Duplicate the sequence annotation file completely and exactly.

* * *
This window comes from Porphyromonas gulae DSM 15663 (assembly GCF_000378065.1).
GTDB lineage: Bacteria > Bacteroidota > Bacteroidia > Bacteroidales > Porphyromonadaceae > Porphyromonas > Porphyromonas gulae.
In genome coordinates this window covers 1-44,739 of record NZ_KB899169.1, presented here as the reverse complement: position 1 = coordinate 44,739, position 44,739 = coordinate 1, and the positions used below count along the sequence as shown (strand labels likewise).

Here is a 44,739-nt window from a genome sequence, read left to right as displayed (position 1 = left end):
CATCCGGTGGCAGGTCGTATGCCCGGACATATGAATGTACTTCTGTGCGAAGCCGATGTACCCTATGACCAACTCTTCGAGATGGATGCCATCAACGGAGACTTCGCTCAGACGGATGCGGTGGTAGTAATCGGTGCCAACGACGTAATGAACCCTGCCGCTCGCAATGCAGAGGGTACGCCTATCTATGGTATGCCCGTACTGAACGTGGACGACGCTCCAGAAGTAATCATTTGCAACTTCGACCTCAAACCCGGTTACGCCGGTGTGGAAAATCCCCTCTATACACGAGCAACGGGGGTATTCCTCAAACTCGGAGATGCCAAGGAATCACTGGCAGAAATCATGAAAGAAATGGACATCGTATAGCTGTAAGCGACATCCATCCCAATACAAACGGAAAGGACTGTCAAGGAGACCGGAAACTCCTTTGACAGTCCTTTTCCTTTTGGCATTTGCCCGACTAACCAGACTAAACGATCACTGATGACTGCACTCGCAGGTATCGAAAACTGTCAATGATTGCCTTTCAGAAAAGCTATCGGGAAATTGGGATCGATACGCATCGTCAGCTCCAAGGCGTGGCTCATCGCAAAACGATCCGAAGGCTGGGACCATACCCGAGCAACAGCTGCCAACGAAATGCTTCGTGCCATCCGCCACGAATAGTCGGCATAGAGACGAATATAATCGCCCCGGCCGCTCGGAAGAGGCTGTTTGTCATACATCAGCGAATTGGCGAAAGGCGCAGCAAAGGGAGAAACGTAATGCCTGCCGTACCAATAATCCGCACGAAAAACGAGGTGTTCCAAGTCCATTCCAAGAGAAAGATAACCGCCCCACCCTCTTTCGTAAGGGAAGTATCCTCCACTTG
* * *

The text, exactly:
This window comes from Porphyromonas gulae DSM 15663 (assembly GCF_000378065.1).
GTDB lineage: Bacteria > Bacteroidota > Bacteroidia > Bacteroidales > Porphyromonadaceae > Porphyromonas > Porphyromonas gulae.
In genome coordinates this window covers 1-44,739 of record NZ_KB899169.1, presented here as the reverse complement: position 1 = coordinate 44,739, position 44,739 = coordinate 1, and the positions used below count along the sequence as shown (strand labels likewise).

Here is a 44,739-nt window from a genome sequence, read left to right as displayed (position 1 = left end):
CATCCGGTGGCAGGTCGTATGCCCGGACATATGAATGTACTTCTGTGCGAAGCCGATGTACCCTATGACCAACTCTTCGAGATGGATGCCATCAACGGAGACTTCGCTCAGACGGATGCGGTGGTAGTAATCGGTGCCAACGACGTAATGAACCCTGCCGCTCGCAATGCAGAGGGTACGCCTATCTATGGTATGCCCGTACTGAACGTGGACGACGCTCCAGAAGTAATCATTTGCAACTTCGACCTCAAACCCGGTTACGCCGGTGTGGAAAATCCCCTCTATACACGAGCAACGGGGGTATTCCTCAAACTCGGAGATGCCAAGGAATCACTGGCAGAAATCATGAAAGAAATGGACATCGTATAGCTGTAAGCGACATCCATCCCAATACAAACGGAAAGGACTGTCAAGGAGACCGGAAACTCCTTTGACAGTCCTTTTCCTTTTGGCATTTGCCCGACTAACCAGACTAAACGATCACTGATGACTGCACTCGCAGGTATCGAAAACTGTCAATGATTGCCTTTCAGAAAAGCTATCGGGAAATTGGGATCGATACGCATCGTCAGCTCCAAGGCGTGGCTCATCGCAAAACGATCCGAAGGCTGGGACCATACCCGAGCAACAGCTGCCAACGAAATGCTTCGTGCCATCCGCCACGAATAGTCGGCATAGAGACGAATATAATCGCCCCGGCCGCTCGGAAGAGGCTGTTTGTCATACATCAGCGAATTGGCGAAAGGCGCAGCAAAGGGAGAAACGTAATGCCTGCCGTACCAATAATCCGCACGAAAAACGAGGTGTTCCAAGTCCATTCCAAGAGAAAGATAACCGCCCCACCCTCTTTCGTAAGGGAAGTATCCTCCACTTG